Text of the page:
Central leader-trained trees are adaptable to a wide range of environmental and socioeconomic conditions. The general tree shape is conical, with the largest diameter branches at the bottom and the smallest at the top. D. R. Heinicke popularized the system in the United States, with a "head and spread" training concept. This system of heading the central leader and scaffolds to encourage branching is particularly effective on spur-type 'Delicious' apple trees. D. W. McKenzie developed a similar system in New Zealand, a difference being that bays are created for ladder placement and ease of harvesting. With standard or semidwarf rootstocks, trees are freestanding, and there are three tiers of scaffolds on the leader with gaps in between for sunlight penetration. In recent years, growers have modified the system for use with staked dwarf trees. Trees grow together in some systems and are managed as hedgerows. Individual identity is lost, but from the ends of the rows trees should appear conical. Although pyramid training has been most widely tested on apples, central leader and modified central leader systems also are used on peaches, nectarines, cherries, plums, and pears. Due to growth habit, some stone fruit cultivars are better adapted to a central leader system than others. A disadvantage with pear trees is the potential for losing the leader to a fire blight strike. A successful alternative is to train trees to a four-leader system.
Various forms of the slender spindle system are highly productive in Europe and other fruit-growing areas. The system was developed in Holland and Belgium in the 1950s and described by S. J. Wertheim in 1970 in a Wilhelminadorp Research Station publication. It was quickly adopted in Germany and other countries with limited land for agriculture. Tree height is 2.0 to 2.5 meters, and only the bottom whorl (or table) of branches is permanent. Higher, fruiting branches are kept weak by bending and are regularly renewed by strategic pruning. Trees are individually staked, and branches are tied down to induce fruiting and tied up to support crop loads. Slender spindle trees are 1.0 to 1.5 meters at the base and taper to a point at the top. Super slender spindle trees are even narrower. Slender spindle-trained trees can be grown in multiple-row (bed) systems; however, most growers prefer single rows. Economic success of a slender spindle orchard depends on proper selection of a precocious, size-restricting rootstock, well-feathered nursery stock, and detailed training and pruning. Slender spindle-type systems for stone fruit trees are under test in some regions. The fusetto is an Italian hedgerow system that utilizes slender spindle-trained peach trees.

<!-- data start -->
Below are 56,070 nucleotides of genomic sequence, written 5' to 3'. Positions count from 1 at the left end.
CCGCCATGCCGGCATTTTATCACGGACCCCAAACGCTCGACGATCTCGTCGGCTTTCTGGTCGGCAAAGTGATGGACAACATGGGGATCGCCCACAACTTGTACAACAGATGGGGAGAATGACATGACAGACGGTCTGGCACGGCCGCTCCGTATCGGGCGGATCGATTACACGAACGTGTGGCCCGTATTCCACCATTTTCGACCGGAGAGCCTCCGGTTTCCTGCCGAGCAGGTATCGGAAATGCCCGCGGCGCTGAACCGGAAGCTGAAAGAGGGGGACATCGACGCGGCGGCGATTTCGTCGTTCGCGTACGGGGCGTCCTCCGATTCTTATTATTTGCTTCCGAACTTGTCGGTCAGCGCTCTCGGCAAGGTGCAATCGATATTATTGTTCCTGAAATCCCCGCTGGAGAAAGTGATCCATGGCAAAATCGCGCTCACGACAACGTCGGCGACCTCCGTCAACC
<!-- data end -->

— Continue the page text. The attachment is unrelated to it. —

The vertical axis is the system of choice for many apple growers who are making a transition from low-density, central leader-trained trees to higher-density production systems. J.-M. Lespinasse developed the system in the 1970s and described it in a French apple tree management bulletin published in 1980. The system is designed to encourage equilibrium between fruit production and vegetative growth. Trees receive minimal pruning and training, which results in early production and natural growth control. A training pole attached to one or two trellis wires supports the leader of each tree. The bottom whorl of limbs is permanent, and upper branches are periodically renewed. Widely used rootstocks are M.9 and M.26, and tree height ranges from 3.5 to 5.0 meters, depending on stion (scion/rootstock) and site. Although ladders must be used for picking, harvest is more efficient due to narrow tree widths. A recent modification of the vertical axis is the solaxe, in which renewal pruning is replaced by bending.
A number of New Zealand growers train apple trees to a slender pyramid, which is a hybrid of the central leader and the vertical axis system. D. S. Tustin is one of the originators. Rapid canopy development and early fruiting are encouraged by avoiding dormant heading cuts and by strategic summer pinching. Basic tree form is pyramidal with a strong basal tier of scaffolds and a slender upper canopy. Commonly used rootstocks are M.26 and MM.106. Trees are only slightly narrower than central leader-trained trees, but due to New Zealand's ideal growing environment, production is equal to that from more intensive plantings in other regions.
The hybrid tree cone (HYTEC) combines some of the best characteristics of the vertical axis and the slender spindle. In the 1990s, B. H. Barritt developed the hybrid conical tree form for central Washington State cultivars and climatic conditions. Various modifications of the HYTEC have been successfully applied in other fruitgrowing regions. Trees are staked and are intermediate in height between the slender spindle and the vertical axis. To reduce excessive vigor in the top of the tree, the central leader is zig-zagged by annual bending or removal to a side branch. Otherwise, training is similar to that used with the vertical axis system.
352 CONCISE ENCYCLOPEDIA OF TEMPERATE TREE FRUIT OPEN CENTER SYSTEMS
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